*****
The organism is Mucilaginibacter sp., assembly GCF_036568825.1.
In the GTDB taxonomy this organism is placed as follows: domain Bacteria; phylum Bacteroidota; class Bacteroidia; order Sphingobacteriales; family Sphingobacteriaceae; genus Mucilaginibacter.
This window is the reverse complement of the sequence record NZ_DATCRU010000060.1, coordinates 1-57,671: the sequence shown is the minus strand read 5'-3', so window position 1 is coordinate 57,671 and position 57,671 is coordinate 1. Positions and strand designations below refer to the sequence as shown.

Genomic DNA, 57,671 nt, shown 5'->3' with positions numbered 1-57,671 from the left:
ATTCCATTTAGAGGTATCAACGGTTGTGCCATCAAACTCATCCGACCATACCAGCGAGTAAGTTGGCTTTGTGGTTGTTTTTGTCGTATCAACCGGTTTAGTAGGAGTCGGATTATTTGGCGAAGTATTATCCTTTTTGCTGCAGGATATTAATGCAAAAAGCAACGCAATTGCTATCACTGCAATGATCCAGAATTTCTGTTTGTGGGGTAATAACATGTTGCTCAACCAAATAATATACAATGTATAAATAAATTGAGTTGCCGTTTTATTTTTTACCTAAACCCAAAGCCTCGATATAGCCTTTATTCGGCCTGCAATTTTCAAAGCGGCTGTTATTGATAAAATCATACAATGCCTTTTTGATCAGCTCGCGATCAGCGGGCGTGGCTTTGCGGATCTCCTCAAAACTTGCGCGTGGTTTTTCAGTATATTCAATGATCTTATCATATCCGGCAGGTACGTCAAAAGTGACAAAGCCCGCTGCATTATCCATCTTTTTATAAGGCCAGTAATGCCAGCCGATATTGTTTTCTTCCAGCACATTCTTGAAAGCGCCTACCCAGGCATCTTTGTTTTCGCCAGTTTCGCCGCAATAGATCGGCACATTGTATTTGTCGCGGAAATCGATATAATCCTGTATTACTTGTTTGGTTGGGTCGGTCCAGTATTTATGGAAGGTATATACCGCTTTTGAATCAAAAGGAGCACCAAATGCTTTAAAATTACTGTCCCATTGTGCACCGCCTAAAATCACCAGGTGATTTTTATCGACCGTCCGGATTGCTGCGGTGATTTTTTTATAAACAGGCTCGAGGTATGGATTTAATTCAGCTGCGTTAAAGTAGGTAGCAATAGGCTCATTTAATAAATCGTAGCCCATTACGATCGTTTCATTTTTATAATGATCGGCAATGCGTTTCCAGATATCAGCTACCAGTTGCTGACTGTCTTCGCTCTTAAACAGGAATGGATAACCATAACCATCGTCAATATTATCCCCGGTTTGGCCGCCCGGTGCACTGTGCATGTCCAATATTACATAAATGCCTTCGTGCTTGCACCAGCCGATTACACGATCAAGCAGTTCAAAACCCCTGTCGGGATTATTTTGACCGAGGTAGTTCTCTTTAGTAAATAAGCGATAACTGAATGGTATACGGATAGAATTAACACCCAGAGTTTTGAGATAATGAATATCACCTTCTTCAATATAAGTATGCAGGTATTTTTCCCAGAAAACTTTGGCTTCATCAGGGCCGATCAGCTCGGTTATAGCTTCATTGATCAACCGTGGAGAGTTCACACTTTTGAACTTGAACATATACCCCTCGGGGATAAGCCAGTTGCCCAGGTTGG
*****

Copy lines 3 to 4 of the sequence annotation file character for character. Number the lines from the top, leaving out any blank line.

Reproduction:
This window is the reverse complement of the sequence record NZ_DATCRU010000060.1, coordinates 1-57,671: the sequence shown is the minus strand read 5'-3', so window position 1 is coordinate 57,671 and position 57,671 is coordinate 1. Positions and strand designations below refer to the sequence as shown.

Genomic DNA, 57,671 nt, shown 5'->3' with positions numbered 1-57,671 from the left: